Educating the Public

Doctors aren’t the only ones who need to better understand and address this problem. The non-medical use of the opioids starts outside the doctor’s examination room and the intent isn’t always to get high.

"Everyone feels comfortable because it’s a prescription drug. You wouldn’t give your roommate heroin because it’ll probably take care of their headache, but there’s a safety concept around it [prescription drugs], because it was prescribed by a doctor for pain and that somehow allows you to use it like a Motrin or Tylenol,” Perrone says.

But abuse does happen and it can begin with teens in your home. Research has found 70-percent of teens who abuse prescription drugs get them from family members and friends – many times taken from the medicine cabinet inside their home or the house of a family or friend.

"It has to be the joint responsibility of the patients to take medication as prescribed. Don’t give them to your sister, don’t leave them in your medicine cabinet, don’t take more than you need," McClellan said.

Experts urge adults to lock up their painkillers and properly dispose of medications when they’re done using them.

At the Drug Enforcement Agency’s (DEA) most recent drug take-back day on Oct. 26, citizens recycled more than half a million pounds of unused medications. In Pa., more than 38,000 pounds were returned.

Gary Tennis, Secretary of the Pa. Department of Drug and Alcohol Programs, says the state plans to install 250 permanent drop-off bins at local police stations across the state to offer patients a year-round option for keeping the pills from addicts.

Improve Oversight

Giving people suffering from the chronic illness of addiction access to better treatment is one way to cut back on opioid misuse -- as well as help the individual. Another is tighter regulation.

The U.S. Food and Drug Administration (FDA) announced last month they are close to petitioning the U.S. Drug Enforcement Agency (DEA) to reclassify hydrocodone – an opioid mixed with acetaminophen, the active ingredient in Tylenol – as a Schedule II drug. That change would make the drug, which is better known as Vicodin, harder to obtain and subject to more oversight.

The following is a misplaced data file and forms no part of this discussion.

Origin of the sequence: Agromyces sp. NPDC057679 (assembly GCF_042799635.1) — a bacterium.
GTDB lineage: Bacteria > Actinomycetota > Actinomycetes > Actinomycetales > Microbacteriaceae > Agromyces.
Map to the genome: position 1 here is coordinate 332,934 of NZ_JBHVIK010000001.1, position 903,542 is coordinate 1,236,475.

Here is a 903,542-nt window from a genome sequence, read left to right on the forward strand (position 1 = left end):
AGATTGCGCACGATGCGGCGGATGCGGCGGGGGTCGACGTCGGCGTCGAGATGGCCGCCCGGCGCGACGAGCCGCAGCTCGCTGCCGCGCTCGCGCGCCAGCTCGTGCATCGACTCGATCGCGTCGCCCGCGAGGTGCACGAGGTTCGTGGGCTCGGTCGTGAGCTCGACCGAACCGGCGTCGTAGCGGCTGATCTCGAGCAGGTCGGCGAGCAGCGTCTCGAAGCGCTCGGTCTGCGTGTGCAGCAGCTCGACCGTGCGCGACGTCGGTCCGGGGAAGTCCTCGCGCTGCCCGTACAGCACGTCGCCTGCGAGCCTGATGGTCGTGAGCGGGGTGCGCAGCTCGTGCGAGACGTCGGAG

"At the FDA meeting last January, data was presented…about how hydrocodone is abused in comparable forms to oxycodone, which we know is abused and that because it is abused it should be Schedule II," said Dr. Perrone, who is a member of the FDA advisory panel that recommended the change.

A hydrocodone reclassification would prohibit doctors from writing prescriptions with refills, according to the Pa. Department of Health. Patients would be required to go back to the doctor to get a new script for more pills. The classification change would not put a limit on the number of pills dispenses, however.

"In the risk of trying to approve the public health problem, the majority agreed the FDA should do this," she said.

A day after the recommendation, though, the FDA approved a new high-dose, long-acting hydrocodone drug that can easily become an addict’s source for a high. That approval drew ire from conference attendees and Perrone.

The addition of a statewide prescription monitoring program also provides accountability for the health care providers and helps cut down on patients who doctor-shop for drugs.

Such a database logs the filling of controlled substances in a state by a person’s name, the doctor who prescribed the drug and the pharmacy where it was filled. New Jersey has such a program, but Pennsylvania lacks a robust database.

A bill to build a more comprehensive system, called the Pharmaceutical Accountability Monitoring System (PAMS), recently passed the Pa. House and is currently in the state Senate. Tennis says he’s confident the bill will make it out of the statehouse and become law in the coming months.

Tennis has also called together a task force of doctors from around the state to discuss ways to bolster prescribing practices

"I just asked these doctors if they would come and speak with me and officials in four different departments in the state to talk about what they see is the best prescribing practices," he said.

Unintended Consequences?

No one will argue against trying to stem the crushing tide prescription painkiller abuse, but Tennis says lawmakers and the public need to be prepared to see a spike in heroin use when these systems are put into place.

“We know from other states, you can look at every state that has put these controls in place, there has been a growth,” he said.

Tennis says the state will need to ensure the treatment programs get the proper funding and support to try and divert those addicted to the opioids away from the cheaper, more prevalent heroin.

Contact Vince Lattanzio at 610.668.5532, or follow @VinceLattanzio on Twitter.